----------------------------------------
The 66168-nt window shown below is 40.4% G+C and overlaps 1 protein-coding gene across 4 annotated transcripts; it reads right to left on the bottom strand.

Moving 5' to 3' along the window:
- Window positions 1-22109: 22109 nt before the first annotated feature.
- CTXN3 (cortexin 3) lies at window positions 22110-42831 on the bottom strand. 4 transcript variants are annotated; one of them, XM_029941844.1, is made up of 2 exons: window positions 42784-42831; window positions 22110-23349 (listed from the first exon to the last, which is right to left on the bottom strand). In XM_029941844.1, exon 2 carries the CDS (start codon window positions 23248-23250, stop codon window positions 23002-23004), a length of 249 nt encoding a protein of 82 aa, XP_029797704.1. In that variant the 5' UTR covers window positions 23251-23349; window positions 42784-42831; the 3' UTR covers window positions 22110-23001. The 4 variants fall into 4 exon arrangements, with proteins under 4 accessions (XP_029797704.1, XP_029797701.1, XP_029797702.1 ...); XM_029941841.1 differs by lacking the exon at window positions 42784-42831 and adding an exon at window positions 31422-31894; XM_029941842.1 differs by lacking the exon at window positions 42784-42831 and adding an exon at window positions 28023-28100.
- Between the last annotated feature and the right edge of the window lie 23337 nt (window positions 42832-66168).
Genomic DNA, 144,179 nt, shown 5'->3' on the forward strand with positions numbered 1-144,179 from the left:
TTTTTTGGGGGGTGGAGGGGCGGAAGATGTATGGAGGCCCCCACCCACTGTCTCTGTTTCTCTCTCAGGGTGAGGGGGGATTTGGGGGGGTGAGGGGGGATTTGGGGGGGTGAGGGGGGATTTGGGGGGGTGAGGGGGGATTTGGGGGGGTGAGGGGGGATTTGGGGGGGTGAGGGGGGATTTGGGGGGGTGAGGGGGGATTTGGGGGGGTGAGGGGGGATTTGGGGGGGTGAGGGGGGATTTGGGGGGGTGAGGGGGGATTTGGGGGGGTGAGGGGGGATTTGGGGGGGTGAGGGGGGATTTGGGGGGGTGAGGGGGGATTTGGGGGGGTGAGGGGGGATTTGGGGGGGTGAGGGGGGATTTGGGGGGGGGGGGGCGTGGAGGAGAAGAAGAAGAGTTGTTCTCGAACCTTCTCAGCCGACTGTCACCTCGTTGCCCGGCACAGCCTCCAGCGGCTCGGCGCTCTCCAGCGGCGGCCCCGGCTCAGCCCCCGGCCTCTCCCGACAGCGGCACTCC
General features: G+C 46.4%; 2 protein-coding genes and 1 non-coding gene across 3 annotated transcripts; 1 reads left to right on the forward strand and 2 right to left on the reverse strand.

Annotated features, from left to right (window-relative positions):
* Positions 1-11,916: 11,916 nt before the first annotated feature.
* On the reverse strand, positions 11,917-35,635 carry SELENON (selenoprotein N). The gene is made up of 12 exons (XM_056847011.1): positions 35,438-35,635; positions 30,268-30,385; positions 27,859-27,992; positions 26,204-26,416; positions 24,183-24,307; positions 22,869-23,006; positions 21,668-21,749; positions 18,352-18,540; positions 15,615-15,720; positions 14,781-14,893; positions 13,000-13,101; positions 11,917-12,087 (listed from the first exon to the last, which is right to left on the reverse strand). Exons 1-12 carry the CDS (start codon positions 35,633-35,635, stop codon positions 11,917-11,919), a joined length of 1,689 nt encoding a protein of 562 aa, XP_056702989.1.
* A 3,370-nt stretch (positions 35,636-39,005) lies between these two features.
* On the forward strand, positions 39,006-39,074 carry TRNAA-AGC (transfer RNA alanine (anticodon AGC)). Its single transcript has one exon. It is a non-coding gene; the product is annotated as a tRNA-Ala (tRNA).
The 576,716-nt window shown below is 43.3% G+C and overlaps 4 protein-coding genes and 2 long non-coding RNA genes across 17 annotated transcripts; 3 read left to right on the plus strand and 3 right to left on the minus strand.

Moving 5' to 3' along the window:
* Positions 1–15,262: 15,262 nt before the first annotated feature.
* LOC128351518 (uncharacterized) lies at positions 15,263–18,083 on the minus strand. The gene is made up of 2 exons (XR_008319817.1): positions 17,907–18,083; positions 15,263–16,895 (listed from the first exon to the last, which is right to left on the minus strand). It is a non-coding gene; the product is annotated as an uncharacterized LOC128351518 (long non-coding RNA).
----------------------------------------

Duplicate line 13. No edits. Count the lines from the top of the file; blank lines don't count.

* On the forward strand, positions 39,006-39,074 carry TRNAA-AGC (transfer RNA alanine (anticodon AGC)). Its single transcript has one exon. It is a non-coding gene; the product is annotated as a tRNA-Ala (tRNA).